Over the coming weeks we’ll be sharing the exciting and crucial work undertaken by Wildwood’s dedicated superheroes in the Conservation Team.

Species: Red Squirrel

Looks

Characteristic red coat. Long bushy tail and ear tufts. Can be black, brown or white as well. Is smaller than the invasive grey squirrel. An adult weighs roughly 300 g.

Habitat (living spaces)

Found in all kinds of forests, but prefers coniferous ones. They are mainly vegetarian, but can take young birds and eggs too.

The red squirrel is widespread within Europe, except in the UK.

Status in the UK

The red squirrel is more or less extinct in the South and the UK strongholds are currently Northern England, Scotland and Ireland. The presence of the invasive American grey squirrel is a big threat to the red squirrel.

The abundant greys compete with the reds for food sources, but they also carry a squirrel pox virus which is deadly for the reds.

Habitat loss and fragmentation, as with most of our endangered wildlife, is also a threat that limits the range of the red squirrel.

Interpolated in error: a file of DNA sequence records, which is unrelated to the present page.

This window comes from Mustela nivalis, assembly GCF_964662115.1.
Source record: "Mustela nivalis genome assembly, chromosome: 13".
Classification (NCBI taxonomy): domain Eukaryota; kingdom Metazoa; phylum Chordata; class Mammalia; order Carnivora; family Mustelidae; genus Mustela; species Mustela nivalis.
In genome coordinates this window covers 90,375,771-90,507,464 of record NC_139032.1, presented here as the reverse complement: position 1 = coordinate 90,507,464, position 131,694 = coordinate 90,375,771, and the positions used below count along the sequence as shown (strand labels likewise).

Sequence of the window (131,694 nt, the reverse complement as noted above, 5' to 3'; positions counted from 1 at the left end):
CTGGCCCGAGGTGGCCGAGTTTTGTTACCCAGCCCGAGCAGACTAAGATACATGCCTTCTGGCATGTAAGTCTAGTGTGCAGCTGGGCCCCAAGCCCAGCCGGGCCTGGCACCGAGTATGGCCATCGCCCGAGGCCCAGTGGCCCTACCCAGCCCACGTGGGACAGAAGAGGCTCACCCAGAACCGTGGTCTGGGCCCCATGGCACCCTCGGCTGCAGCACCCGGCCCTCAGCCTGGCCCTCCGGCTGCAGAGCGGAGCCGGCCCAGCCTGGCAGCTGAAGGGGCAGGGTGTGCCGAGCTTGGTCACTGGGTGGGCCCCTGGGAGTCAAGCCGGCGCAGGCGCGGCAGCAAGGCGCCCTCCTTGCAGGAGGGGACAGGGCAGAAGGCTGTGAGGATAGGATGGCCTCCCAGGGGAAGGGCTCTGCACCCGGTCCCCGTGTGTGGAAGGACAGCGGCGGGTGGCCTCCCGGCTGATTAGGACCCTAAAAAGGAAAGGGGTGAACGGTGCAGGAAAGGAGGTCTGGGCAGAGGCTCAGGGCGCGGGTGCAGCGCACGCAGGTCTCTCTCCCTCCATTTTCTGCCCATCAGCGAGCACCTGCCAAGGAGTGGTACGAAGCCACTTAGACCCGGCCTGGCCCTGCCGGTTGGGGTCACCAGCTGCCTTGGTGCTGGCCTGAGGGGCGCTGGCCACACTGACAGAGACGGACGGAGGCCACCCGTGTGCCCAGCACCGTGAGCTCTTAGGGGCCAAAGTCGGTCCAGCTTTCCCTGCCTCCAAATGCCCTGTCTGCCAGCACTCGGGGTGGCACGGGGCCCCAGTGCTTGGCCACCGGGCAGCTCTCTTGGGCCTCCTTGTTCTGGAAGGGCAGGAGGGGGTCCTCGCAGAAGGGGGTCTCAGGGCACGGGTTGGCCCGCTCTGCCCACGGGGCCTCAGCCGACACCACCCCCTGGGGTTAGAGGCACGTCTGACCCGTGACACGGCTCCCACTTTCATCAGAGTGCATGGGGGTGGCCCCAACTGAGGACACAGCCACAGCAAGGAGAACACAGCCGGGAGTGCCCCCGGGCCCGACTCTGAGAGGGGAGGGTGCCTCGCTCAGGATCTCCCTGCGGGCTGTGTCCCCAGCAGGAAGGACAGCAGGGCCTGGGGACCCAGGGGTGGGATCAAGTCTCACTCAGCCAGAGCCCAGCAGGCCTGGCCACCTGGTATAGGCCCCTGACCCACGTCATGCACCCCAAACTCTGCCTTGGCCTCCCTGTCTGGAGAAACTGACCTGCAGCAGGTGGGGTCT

The red squirrel is considered endangered in England and Wales and near threatened in Scotland in the IUCN list*.

Importance for nature

Red squirrels help spread seeds and fungi, in particular in our coniferous forests. As they have specialised in feeding on cone seeds, these are spread in a natural way through the red squirrel’s eating habits. They also help spread fungi spores which are important for the survival of the trees that squirrels live in. Finally the red squirrel plays its part in the food chain as prey.

Wildwood’s work

Since 2002, Wildwood has bred an average of 6 red squirrels each year which have contributed to reintroductions in Wales; Anglesey Island, Gwynedd and Clocaenog Forest. We will continue to expand our work with red squirrels and share our knowledge and experience with other wildlife organisations working towards the same goal of seeing more red squirrels in the wild, all around the UK.

* The IUCN red list is an indicator list showing the conservation status of most wildlife on earth. Species can be classified as Least Concern (LC), Near Threatened (NT), Vulnerable (VU), Endangered (EN), Critically Endangered (CR), Extinct In The Wild (EW), Extinct (EX)